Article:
Ascent Law LLC
8833 S. Redwood Road, Suite C
West Jordan, Utah
84088 United States

Telephone: (801) 676-5506
Ascent Law LLC

4.9 stars – based on 67 reviews


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Sexual Orientation Discrimination in Employment

Sexual Orientation Discrimination in Employment

In the past, members of the lesbian, gay, bisexual, and transgendered (LGBT) community have found little relief or protection from sexual orientation discrimination. In recent years, however, more attention has been given to LGBT needs; thus, more laws and regulations are being passed to protect against sexual orientation discrimination in the workplace.

Federal

Federal laws currently prohibit employment discrimination based on race, color, sex, religion, national origin, age, and disability, but not sexual orientation or gender identity. However, Congress is currently proposing a bill, the Employment Non-Discrimination Act (ENDA), which would make it illegal for private employers to discriminate based on sexual orientation. Without this bill, LGBT persons have no federal protection against employment discrimination in the private sector.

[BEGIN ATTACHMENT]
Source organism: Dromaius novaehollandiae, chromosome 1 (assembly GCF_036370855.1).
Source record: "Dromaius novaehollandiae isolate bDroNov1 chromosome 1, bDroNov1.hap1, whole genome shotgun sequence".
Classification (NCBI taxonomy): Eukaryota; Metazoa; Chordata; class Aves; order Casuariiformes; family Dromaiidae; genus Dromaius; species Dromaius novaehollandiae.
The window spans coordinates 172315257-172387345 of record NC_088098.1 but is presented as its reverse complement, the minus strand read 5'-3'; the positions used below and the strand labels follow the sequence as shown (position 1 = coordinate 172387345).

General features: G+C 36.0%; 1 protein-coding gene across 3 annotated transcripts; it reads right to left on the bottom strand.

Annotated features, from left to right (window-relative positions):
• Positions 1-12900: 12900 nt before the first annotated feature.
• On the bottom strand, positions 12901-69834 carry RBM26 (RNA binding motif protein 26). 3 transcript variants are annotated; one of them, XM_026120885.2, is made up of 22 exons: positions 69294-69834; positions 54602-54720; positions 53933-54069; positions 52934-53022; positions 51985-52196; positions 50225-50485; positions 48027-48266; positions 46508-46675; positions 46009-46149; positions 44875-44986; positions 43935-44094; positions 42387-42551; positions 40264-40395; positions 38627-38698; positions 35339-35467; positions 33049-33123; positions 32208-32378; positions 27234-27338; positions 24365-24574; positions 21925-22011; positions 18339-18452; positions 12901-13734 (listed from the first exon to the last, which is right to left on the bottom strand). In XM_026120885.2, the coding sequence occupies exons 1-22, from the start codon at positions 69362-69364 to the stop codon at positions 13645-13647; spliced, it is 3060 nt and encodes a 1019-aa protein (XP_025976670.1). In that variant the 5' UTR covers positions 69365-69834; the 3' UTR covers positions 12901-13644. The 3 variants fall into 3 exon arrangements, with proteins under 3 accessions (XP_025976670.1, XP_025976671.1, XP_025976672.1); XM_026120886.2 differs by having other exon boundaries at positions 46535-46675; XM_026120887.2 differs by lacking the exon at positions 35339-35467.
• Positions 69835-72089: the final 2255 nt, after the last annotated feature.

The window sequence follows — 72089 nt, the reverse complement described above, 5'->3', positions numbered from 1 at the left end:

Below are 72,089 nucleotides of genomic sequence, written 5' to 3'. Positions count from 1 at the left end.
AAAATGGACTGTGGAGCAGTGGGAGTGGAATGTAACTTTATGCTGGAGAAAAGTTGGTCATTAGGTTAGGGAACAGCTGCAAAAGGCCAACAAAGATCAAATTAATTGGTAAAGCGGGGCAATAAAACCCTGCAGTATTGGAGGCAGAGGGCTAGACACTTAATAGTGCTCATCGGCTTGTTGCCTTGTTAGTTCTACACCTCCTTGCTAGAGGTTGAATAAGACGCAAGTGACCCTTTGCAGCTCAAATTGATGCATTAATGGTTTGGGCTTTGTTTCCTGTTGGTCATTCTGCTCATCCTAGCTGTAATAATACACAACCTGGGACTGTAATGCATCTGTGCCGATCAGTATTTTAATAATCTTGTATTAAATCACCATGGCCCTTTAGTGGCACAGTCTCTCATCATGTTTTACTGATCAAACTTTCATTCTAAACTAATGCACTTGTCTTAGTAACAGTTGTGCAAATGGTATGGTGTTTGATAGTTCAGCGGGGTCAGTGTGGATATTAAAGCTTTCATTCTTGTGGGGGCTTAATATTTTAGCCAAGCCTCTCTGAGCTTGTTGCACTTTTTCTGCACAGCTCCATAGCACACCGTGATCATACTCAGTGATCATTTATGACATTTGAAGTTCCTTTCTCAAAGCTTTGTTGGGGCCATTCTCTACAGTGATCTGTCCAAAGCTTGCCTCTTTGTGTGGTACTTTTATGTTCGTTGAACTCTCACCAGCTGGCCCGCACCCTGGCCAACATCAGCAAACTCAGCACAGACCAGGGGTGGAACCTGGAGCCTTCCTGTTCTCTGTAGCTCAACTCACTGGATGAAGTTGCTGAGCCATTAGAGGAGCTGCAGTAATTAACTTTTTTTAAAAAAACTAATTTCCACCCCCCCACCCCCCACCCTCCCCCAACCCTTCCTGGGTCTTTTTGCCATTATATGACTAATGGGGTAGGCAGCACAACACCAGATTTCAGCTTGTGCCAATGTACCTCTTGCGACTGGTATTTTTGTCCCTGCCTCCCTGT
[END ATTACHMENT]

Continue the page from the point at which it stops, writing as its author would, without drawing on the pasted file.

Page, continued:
The federal government does prohibit sexual orientation discrimination and gender identity discrimination in the federal workplace. In 1998, President Clinton amended an executive order that includes “sexual orientation” as a protected class in the federal government’s equal opportunity employment policy. This means that employees of the federal government and people applying for jobs within the federal government cannot be discriminated against based on their sexual orientation. In 2009, President Obama did the same thing for gender identity, but the remedies under this law are more limited.